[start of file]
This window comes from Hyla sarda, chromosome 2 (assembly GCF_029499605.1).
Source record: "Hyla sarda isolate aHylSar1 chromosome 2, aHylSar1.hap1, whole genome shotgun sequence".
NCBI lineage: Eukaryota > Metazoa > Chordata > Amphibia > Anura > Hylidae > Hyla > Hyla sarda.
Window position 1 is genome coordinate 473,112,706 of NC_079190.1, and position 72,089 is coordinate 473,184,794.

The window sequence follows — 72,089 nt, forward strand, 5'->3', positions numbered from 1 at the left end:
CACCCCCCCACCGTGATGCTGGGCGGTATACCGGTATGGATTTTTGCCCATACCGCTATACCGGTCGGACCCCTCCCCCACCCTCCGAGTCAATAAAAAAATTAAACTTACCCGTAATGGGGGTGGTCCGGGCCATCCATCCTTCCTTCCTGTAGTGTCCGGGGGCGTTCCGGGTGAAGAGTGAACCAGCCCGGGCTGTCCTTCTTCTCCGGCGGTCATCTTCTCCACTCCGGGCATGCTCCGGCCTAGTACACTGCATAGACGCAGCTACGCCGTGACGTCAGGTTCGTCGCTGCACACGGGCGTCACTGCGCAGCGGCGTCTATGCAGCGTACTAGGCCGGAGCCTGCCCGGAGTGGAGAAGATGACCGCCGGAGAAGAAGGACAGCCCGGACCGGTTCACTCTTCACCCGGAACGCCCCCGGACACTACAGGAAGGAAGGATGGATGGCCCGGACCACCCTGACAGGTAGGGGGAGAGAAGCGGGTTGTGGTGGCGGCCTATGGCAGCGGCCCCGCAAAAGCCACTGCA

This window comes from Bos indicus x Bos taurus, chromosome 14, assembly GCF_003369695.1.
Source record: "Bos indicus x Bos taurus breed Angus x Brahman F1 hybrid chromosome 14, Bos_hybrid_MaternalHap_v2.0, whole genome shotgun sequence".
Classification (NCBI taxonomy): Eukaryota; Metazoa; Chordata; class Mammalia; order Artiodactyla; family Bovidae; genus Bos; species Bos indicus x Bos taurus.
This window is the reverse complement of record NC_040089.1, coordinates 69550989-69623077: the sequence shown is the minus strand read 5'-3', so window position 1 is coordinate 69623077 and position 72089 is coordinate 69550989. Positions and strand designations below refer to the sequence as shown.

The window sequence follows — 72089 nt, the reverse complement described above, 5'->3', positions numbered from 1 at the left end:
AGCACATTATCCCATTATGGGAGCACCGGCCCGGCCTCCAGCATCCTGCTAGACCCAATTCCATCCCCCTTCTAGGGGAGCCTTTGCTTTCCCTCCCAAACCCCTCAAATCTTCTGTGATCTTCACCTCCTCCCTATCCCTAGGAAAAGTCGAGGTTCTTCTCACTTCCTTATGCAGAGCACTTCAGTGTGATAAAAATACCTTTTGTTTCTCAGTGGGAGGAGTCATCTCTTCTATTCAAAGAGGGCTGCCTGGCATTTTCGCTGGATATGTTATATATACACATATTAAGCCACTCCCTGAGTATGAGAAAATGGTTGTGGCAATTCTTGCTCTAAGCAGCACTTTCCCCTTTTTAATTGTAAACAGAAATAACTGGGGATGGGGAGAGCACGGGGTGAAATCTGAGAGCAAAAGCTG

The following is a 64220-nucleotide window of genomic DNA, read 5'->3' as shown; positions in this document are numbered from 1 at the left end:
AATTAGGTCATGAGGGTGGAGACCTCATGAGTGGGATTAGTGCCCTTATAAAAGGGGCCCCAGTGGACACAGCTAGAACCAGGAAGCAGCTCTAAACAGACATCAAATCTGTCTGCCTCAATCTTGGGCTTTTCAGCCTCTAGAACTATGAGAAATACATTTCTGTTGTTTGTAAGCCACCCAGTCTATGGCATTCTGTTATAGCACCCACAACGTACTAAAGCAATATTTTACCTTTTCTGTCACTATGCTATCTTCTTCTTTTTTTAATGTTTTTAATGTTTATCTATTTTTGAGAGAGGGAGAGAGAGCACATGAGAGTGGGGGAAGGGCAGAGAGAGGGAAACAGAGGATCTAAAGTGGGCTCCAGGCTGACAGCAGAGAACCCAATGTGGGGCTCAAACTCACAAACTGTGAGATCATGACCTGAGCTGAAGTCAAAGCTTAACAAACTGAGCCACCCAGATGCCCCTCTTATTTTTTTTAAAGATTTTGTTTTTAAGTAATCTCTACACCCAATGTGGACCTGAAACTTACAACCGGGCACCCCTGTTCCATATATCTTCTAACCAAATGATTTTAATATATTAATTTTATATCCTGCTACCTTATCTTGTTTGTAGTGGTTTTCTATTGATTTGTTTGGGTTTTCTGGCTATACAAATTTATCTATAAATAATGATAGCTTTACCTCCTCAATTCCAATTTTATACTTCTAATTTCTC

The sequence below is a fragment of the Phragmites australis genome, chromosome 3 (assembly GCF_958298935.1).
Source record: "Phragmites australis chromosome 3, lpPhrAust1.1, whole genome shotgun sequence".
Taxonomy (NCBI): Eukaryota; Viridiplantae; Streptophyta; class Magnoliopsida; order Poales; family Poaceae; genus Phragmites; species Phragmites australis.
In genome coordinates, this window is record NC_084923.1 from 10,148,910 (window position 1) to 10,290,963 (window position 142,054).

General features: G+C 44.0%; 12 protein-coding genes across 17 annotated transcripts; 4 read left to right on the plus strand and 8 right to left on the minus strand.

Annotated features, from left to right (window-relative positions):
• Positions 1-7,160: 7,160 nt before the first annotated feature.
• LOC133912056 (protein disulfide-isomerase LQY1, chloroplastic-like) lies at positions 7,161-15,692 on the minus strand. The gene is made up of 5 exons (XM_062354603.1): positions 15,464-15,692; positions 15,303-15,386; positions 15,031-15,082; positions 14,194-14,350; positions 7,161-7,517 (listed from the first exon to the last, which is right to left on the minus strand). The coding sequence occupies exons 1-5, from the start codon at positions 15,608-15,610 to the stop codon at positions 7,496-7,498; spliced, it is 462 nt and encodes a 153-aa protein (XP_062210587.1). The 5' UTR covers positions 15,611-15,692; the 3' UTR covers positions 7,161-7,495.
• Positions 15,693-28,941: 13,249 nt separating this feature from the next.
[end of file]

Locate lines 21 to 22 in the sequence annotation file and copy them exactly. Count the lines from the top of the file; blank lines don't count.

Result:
• Positions 1-7,160: 7,160 nt before the first annotated feature.
• LOC133912056 (protein disulfide-isomerase LQY1, chloroplastic-like) lies at positions 7,161-15,692 on the minus strand. The gene is made up of 5 exons (XM_062354603.1): positions 15,464-15,692; positions 15,303-15,386; positions 15,031-15,082; positions 14,194-14,350; positions 7,161-7,517 (listed from the first exon to the last, which is right to left on the minus strand). The coding sequence occupies exons 1-5, from the start codon at positions 15,608-15,610 to the stop codon at positions 7,496-7,498; spliced, it is 462 nt and encodes a 153-aa protein (XP_062210587.1). The 5' UTR covers positions 15,611-15,692; the 3' UTR covers positions 7,161-7,495.